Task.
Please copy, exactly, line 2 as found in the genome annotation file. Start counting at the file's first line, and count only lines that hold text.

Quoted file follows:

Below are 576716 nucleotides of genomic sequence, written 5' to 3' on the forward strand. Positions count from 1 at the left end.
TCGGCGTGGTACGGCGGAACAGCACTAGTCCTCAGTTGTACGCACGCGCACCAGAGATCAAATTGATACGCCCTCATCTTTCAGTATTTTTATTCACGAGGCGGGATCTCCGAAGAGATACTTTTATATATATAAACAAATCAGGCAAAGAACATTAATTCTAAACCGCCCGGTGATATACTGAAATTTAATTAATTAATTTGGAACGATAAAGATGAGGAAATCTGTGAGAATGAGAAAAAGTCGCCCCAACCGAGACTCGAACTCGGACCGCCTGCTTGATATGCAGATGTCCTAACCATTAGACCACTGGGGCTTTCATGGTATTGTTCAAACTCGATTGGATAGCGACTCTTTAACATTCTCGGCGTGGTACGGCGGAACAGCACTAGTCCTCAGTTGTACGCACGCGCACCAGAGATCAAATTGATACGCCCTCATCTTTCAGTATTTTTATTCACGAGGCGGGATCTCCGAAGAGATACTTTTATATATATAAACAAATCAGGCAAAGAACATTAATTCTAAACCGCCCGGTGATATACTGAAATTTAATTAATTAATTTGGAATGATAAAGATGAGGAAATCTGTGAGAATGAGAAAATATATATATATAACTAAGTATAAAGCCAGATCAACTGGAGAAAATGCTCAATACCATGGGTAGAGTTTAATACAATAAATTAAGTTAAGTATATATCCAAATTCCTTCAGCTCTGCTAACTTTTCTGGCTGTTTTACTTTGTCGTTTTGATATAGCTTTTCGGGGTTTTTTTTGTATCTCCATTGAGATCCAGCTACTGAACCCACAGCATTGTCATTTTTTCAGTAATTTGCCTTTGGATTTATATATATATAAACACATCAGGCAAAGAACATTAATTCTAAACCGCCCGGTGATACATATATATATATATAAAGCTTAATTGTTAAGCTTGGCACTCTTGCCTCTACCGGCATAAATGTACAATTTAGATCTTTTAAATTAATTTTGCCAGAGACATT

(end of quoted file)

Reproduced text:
TCGGCGTGGTACGGCGGAACAGCACTAGTCCTCAGTTGTACGCACGCGCACCAGAGATCAAATTGATACGCCCTCATCTTTCAGTATTTTTATTCACGAGGCGGGATCTCCGAAGAGATACTTTTATATATATAAACAAATCAGGCAAAGAACATTAATTCTAAACCGCCCGGTGATATACTGAAATTTAATTAATTAATTTGGAACGATAAAGATGAGGAAATCTGTGAGAATGAGAAAAAGTCGCCCCAACCGAGACTCGAACTCGGACCGCCTGCTTGATATGCAGATGTCCTAACCATTAGACCACTGGGGCTTTCATGGTATTGTTCAAACTCGATTGGATAGCGACTCTTTAACATTCTCGGCGTGGTACGGCGGAACAGCACTAGTCCTCAGTTGTACGCACGCGCACCAGAGATCAAATTGATACGCCCTCATCTTTCAGTATTTTTATTCACGAGGCGGGATCTCCGAAGAGATACTTTTATATATATAAACAAATCAGGCAAAGAACATTAATTCTAAACCGCCCGGTGATATACTGAAATTTAATTAATTAATTTGGAATGATAAAGATGAGGAAATCTGTGAGAATGAGAAAATATATATATATAACTAAGTATAAAGCCAGATCAACTGGAGAAAATGCTCAATACCATGGGTAGAGTTTAATACAATAAATTAAGTTAAGTATATATCCAAATTCCTTCAGCTCTGCTAACTTTTCTGGCTGTTTTACTTTGTCGTTTTGATATAGCTTTTCGGGGTTTTTTTTGTATCTCCATTGAGATCCAGCTACTGAACCCACAGCATTGTCATTTTTTCAGTAATTTGCCTTTGGATTTATATATATATAAACACATCAGGCAAAGAACATTAATTCTAAACCGCCCGGTGATACATATATATATATATAAAGCTTAATTGTTAAGCTTGGCACTCTTGCCTCTACCGGCATAAATGTACAATTTAGATCTTTTAAATTAATTTTGCCAGAGACATT